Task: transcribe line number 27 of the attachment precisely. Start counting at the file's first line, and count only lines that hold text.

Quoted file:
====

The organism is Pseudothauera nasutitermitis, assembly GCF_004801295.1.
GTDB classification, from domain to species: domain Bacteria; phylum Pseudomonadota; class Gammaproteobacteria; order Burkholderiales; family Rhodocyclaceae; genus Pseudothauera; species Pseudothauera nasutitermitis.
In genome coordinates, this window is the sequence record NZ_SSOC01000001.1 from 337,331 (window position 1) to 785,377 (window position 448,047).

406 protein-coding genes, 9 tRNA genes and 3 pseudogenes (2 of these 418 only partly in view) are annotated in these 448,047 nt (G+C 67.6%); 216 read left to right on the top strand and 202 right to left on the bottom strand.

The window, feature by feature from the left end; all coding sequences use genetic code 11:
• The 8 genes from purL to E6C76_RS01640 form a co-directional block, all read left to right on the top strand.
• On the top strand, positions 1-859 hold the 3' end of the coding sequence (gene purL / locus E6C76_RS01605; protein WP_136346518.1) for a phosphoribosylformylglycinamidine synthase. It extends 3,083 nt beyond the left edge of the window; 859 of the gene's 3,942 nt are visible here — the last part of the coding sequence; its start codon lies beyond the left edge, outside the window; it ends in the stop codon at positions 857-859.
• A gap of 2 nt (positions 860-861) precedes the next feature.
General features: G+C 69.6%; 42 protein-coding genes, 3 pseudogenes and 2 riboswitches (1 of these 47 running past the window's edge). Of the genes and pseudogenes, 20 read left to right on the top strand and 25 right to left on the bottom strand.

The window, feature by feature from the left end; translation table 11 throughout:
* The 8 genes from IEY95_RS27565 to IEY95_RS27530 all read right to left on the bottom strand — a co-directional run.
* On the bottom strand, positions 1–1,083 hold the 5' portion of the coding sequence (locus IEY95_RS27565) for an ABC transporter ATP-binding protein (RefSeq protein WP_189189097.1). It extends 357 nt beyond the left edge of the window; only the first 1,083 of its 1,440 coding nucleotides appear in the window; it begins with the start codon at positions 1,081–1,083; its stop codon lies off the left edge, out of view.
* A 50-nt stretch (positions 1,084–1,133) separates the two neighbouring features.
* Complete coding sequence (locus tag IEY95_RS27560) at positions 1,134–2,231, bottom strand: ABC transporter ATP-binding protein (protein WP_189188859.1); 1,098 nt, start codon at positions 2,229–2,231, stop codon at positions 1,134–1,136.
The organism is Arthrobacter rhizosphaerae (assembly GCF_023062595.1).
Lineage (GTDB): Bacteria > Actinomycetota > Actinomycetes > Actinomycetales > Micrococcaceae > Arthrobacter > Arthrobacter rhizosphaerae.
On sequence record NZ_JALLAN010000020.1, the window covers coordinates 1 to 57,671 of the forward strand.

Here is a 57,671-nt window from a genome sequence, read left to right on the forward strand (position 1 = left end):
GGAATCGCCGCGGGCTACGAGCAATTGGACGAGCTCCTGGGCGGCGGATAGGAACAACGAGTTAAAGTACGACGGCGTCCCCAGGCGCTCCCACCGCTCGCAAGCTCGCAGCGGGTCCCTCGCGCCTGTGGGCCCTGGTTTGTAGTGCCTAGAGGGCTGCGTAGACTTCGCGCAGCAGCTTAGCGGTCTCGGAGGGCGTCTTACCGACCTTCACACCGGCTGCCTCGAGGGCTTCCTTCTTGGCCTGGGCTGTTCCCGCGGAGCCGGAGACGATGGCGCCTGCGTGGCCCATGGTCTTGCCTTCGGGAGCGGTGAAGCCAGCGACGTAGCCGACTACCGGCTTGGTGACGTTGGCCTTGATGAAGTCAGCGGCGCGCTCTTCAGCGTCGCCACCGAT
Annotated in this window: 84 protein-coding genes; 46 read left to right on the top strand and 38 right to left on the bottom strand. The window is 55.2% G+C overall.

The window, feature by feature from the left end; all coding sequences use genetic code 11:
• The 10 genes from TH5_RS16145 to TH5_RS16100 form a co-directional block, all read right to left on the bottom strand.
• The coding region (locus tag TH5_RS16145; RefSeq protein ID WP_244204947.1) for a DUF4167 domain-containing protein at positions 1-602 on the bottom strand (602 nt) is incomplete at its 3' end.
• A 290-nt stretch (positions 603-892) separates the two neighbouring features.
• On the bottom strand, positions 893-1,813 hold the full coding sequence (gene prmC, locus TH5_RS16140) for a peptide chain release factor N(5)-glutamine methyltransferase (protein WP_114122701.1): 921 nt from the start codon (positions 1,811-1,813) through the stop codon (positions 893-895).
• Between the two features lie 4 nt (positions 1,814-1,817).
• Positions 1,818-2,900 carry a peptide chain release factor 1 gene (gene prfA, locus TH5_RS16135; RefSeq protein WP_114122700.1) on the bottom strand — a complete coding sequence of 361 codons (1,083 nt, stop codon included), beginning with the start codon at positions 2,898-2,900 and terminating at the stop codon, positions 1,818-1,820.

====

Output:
• Positions 1,818-2,900 carry a peptide chain release factor 1 gene (gene prfA, locus TH5_RS16135; RefSeq protein WP_114122700.1) on the bottom strand — a complete coding sequence of 361 codons (1,083 nt, stop codon included), beginning with the start codon at positions 2,898-2,900 and terminating at the stop codon, positions 1,818-1,820.